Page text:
More than 50 students heading into Mayflower Elementary School this August met at the school on Monday for their first ever Kindergarten Camp.

Parents dropped their kids off at 7:30 a.m., equipped with a towel or blanket for nap time. The camp, which goes into Wednesday, lasts until 3:30 p.m. each day, giving the group of newcomers a chance to experience the school day first hand before school starts.

“We do kindergarten camp to kind of get to know the students before they come to school and let the students get to know what it’s like in the day of a kindergartener, coming in to see the building, getting to know where the cafeteria is, getting to know who the teachers are and getting to adjust to those routines that they’ll start doing when they come to kindergarten," Whitney Adams, a kindergarten teacher at the school, told the Log Cabin Democrat on Tuesday.

Each year, she said, they do a theme and this year's is dinosaurs with themed crafts, snacks, music, books and more.

"It's all dinosaur all day," Adams laughed.

She said the three-day event is beneficial for the kids because they take on learning how to do simple tasks like walking in line and listening in class.

At this point, Adams said, some of the students have gone through preschool but others haven't.

“Just coming into this more structured environment is really helpful for a lot of the students and I think it’s helpful for us to," she said. "We get to know the students and they get to know us, so we kind of know what to expect on the first day of school.”

In addition, teachers are also able to walk the new students through basic assessments to see where each is at individually before school starts.

“It helps us get an idea of what their needs are as far as lesson planning and knowing what their educational needs are going to be," Adams said.

That assessment tool, she said, is used throughout the entire year to measure their growth and "just how far they've come."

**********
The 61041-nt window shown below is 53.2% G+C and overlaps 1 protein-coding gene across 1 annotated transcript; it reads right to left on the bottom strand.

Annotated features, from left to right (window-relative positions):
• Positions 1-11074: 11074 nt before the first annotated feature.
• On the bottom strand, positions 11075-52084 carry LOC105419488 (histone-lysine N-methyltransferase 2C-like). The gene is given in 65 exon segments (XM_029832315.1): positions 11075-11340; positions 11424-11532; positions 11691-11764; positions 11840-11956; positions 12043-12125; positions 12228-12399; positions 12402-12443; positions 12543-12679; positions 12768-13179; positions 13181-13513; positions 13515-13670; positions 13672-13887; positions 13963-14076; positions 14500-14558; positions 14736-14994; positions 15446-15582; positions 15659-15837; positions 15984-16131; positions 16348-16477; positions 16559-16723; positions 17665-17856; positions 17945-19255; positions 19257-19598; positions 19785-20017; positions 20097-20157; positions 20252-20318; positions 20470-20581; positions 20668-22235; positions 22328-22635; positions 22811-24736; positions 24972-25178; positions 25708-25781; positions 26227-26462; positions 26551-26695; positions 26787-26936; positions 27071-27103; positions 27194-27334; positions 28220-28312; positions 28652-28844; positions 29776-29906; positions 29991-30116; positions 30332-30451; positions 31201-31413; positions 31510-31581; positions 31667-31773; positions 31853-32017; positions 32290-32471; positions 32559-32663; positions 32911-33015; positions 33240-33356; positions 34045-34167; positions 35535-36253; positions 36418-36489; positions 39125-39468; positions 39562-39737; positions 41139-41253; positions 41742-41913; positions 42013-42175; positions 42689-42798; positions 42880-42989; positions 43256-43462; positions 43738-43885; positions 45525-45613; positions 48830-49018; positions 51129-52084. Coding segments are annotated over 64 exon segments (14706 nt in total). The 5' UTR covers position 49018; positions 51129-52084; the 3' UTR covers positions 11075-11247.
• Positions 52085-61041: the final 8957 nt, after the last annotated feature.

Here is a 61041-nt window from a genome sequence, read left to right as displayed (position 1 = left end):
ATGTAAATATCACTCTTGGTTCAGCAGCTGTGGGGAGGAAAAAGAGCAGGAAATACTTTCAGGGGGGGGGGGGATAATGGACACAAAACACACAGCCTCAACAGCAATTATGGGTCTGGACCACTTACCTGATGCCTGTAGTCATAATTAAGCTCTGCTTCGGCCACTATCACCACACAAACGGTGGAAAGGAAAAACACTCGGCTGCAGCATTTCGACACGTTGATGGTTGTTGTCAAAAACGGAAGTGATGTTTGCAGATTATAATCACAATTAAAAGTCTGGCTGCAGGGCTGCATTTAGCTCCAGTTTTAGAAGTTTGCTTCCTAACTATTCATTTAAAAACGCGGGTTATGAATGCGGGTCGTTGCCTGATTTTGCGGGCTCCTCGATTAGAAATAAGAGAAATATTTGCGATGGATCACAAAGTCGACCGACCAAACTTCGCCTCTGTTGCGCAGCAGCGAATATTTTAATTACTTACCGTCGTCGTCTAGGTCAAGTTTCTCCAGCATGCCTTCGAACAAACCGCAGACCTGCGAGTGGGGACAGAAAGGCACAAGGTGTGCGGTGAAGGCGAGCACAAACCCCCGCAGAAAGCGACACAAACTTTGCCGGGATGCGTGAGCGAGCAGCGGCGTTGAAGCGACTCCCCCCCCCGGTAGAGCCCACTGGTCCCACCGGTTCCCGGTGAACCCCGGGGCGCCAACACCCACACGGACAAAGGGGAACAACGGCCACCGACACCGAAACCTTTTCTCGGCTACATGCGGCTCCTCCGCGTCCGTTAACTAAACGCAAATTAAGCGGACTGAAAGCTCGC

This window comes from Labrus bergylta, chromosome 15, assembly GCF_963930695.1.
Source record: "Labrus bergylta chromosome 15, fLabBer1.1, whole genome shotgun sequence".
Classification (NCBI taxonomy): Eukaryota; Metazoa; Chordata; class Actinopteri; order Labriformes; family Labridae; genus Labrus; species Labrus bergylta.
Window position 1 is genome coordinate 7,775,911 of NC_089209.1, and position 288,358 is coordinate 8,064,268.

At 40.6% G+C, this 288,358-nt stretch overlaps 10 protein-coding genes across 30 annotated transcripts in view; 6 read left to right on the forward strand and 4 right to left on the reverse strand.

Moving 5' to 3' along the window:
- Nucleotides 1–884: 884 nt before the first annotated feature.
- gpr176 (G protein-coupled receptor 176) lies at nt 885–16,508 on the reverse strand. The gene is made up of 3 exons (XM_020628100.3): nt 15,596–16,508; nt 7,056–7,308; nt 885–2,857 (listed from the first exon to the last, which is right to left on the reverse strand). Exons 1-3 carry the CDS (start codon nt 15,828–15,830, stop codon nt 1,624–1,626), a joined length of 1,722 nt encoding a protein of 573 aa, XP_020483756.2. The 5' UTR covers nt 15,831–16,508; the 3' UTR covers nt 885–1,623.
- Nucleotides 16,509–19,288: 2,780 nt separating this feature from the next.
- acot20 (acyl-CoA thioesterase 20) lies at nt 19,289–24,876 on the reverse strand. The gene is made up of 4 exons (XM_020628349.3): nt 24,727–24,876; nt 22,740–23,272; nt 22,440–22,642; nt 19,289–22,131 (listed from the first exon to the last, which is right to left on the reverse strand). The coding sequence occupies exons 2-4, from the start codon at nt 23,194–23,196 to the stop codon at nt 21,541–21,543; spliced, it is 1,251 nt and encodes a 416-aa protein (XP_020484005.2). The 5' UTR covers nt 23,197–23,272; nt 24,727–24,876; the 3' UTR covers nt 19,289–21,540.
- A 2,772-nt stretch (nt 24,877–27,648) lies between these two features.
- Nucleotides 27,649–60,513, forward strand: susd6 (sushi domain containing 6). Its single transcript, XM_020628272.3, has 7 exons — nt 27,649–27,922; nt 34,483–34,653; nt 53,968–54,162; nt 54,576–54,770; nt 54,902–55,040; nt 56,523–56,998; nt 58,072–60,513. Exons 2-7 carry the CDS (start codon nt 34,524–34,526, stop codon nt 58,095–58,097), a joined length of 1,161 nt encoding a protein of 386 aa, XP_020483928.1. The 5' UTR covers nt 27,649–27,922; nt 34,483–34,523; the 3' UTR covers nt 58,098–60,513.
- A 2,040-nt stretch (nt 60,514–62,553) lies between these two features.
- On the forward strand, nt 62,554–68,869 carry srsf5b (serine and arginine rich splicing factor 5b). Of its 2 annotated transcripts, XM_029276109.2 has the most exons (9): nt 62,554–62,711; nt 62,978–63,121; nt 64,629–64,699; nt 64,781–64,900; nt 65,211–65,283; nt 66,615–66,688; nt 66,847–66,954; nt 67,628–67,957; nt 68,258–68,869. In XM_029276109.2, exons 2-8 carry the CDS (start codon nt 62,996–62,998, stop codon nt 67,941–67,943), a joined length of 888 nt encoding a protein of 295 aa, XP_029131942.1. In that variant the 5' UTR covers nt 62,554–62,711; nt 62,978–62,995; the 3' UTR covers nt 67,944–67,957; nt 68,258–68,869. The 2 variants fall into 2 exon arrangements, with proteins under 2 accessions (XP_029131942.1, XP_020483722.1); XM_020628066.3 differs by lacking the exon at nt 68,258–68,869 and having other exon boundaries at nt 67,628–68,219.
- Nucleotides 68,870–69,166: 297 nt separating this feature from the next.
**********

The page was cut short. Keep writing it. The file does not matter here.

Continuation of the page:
Adams has been teaching for seven years but has only come to Mayflower recently; this is her second kindergarten camp with the district.

At her previous school, they had nothing like this but just experiencing last year's, Adams said she could see a difference by the end of the academic year.

"By the end of kindergarten, they really know the routines of the school," she said.

Adams said as the year progresses, so does their confidence.

She said so far, Tuesday being just the second day, she had already began to see a change in how they walked down the hallway

“I already think, just based on drop off and getting to the classroom, I could already see a huge difference in just coming down the hallways today than yesterday," Adams said.

In addition to the structure aspect, she said the camp also gives teachers a glimpse into each kid's individual personality as well.

“Just kind of how our classroom is going to mesh together and how we’re going to need to adapt to meet the needs of the students," Adams said. "Here, I feel like I've really gotten to spend some good, one-on-one time with them."

It's beneficial to the students and their families — good for them to know the teachers and who they're dropping their children off with — but, she said, it's also good for the teachers.

"It makes me much less nervous," Adams said, referring to those first day of school jitters. "Just really helps that first day to of school to know the students before they come in.

"My favorite part about kindergarten camp is really just getting to see the faces again, getting to see parents who I might have had another student of theirs ... I don't know, I just like to see the community come together.”

She said she feels the teachers, principals and parents have done a great job working together to make the camp happen this week, her students looking as if they're all ready to head off.

"I just think it's a really great joint effort that benefits everybody," Adams said.

Mayflower Elementary School's first day of school is August 13, as is the rest of the district's.

“I think I'm most excited to get my classroom and get in with them and get our routine started and start building that classroom family," Adams said, excitedly.

She mentioned that a lot of thee rules, procedures and hallway etiquette type lessons they have done during kindergarten camp, students will again experience that first week, devoting a lot of time at first to routine alone.

"We spend part of the morning just practicing going to the cafeteria and going through the line or just practicing walking to the playground," she said. "I think it’s really important those first weeks of school to really focus on the routines and procedures because that’s going to make it easier to teach later on.”

Adams said she's looking forward to that first day, meeting them, and seeing them progress and growth throughout the next year, something she's always excited about.